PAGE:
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Milking the case cow.

L.A. entrepreneur persevered to head the nations' only black-owned dairy

Kevin Copeland's got milk--330,000 gallons a day to be exact. President and CEO of Los Angeles-based Copeland Beverage Group Inc. (CBG), Copeland is responsible for the day-to-day operations of the largest fluid milk processing facility west of the Mississippi. But it took three business failures and harrowing financial problems for his entrepreneurial dream to come true.

"I learned my business ethic at home," says Copeland, 38. He and four siblings grew up watching their single mother struggle to make the transition from welfare to work. "She showed us perseverance and hard work will pay off, no matter what."

After graduating from high school in 1978, Copeland went to work at a local Dr. Pepper border. Three years later, he and two friends put up $20,000 to start their own soft-drink enterprise, AmeriCola. But competition proved stiff, and he sold his interest in the firm in 1985. The next four years resulted in two more unsuccessful startups, a celebrity promotional business and a seltzer water company.

By 1990, Copeland was struggling to support his wife, Monica, and their seven children. "I was beginning to feel that the American dream of business ownership was just a myth," he says. "But, Monica encouraged me to stay the course."

Inspired by reconstruction efforts after the 1992 L.A. uprising, Copeland revamped his business goals to include a commitment to community growth. He decided to try soft-drink processing ague, and formed CBG. Around the same time, Hughes and Stater Bros. Markets were looking for a prospective buyer to take over the lease of Santee Dairies Inc.

Copeland approached the co-owners about the Santee facility, a 19-acre site containing 336,000 sq. ft. of building space and processing equipment. "Even though I was thinking of a soft-drink plant, they said they would leave $30 million in business on site if I staved in the dairy business," he says. He took the offer and structured a multimillion-dollar deal, but needed financing to make it work. "I applied to more than 50 financial institutions," he recalls. "But, I was rejected by each and every one of them."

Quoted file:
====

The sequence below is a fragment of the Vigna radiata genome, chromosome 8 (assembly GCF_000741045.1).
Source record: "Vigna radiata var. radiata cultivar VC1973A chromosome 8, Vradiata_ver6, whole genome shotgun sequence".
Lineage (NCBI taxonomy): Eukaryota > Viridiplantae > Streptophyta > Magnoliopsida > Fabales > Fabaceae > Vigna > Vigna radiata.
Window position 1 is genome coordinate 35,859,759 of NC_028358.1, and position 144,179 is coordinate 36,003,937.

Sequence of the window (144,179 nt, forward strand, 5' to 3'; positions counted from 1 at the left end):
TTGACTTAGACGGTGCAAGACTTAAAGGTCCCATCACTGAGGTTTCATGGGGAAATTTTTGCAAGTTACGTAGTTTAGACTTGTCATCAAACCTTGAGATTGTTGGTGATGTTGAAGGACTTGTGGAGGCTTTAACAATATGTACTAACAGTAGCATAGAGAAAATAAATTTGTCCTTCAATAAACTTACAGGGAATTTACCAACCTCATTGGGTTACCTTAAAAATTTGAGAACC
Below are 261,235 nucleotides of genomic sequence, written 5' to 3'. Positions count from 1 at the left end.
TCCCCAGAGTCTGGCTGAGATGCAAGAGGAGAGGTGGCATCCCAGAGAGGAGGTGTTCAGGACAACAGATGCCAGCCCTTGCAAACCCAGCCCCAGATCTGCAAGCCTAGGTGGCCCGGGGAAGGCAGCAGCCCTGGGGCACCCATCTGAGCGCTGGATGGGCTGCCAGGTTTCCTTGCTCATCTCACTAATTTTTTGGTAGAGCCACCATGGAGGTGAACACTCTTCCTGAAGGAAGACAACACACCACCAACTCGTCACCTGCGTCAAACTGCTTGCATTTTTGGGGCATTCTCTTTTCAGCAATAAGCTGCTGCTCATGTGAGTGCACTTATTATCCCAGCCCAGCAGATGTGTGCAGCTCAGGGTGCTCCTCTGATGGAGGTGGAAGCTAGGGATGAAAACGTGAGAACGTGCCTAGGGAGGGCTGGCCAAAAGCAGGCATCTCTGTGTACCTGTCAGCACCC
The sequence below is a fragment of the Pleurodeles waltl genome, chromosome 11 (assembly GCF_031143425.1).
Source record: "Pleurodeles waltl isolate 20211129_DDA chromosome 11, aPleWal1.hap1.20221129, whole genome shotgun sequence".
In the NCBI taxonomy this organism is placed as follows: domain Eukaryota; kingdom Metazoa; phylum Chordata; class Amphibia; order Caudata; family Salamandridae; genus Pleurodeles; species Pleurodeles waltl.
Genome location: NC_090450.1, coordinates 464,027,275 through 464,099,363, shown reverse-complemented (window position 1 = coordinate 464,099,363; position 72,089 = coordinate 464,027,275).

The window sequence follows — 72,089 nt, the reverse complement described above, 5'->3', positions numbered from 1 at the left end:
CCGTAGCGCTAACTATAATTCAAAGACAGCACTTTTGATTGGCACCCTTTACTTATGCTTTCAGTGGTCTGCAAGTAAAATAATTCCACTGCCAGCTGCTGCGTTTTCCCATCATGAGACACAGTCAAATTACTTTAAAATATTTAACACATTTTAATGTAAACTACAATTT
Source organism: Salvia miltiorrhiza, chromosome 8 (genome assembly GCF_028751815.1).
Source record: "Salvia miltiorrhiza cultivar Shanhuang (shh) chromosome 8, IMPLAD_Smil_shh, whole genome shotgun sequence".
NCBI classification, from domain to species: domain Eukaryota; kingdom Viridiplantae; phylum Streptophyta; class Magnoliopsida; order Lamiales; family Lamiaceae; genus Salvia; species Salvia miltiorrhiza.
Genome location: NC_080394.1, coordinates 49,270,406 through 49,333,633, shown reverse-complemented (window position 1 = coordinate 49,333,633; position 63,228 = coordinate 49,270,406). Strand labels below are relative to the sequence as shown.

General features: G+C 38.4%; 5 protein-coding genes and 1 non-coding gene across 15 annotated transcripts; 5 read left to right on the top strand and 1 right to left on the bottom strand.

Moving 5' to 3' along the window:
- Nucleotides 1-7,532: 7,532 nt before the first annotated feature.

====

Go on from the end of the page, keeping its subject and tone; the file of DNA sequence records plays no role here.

Meanwhile, his family had to go on welfare. "We had no health benefits, and Monica was pregnant with our eighth child," says Copeland, who also lost his mother and two siblings during that period. In 1995, they were evicted from their home. "I was separated from my family for almost a year."

In late 1995, Copeland pitched his plan--which would save about 125 union jobs and keep a tax-paying business in L.A.--to the L.A. Community Development Bank The bank's $6 million loan agreement helped him secure another $2.5 million from GE Capital, a commercial equipment financing company.

Last June, CBG assumed the lease, assets and national distribution rights of Santee Dairies Inc., and brought in $400,000 in sales in only six months. Clients such as Baskin-Robbins, Arco's AM/PM Mini Markets and Flagstar Corp. have contributed to a projected $38 million in contracts for 1998.

"This experience has strengthened my children's faith in entrepreneurship and shown them they can accomplish anything if they just refuse to quit."
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Title Annotation:Guts & Glory; Motivation; Kevin Copeland's dairy, Copeland Beverage Group Inc., Los Angeles, California, succeeded on his fourth try
Author:Clarke, Robyn D.
Publication:Black Enterprise
Article Type:Brief Article
Date:Jun 1, 1998
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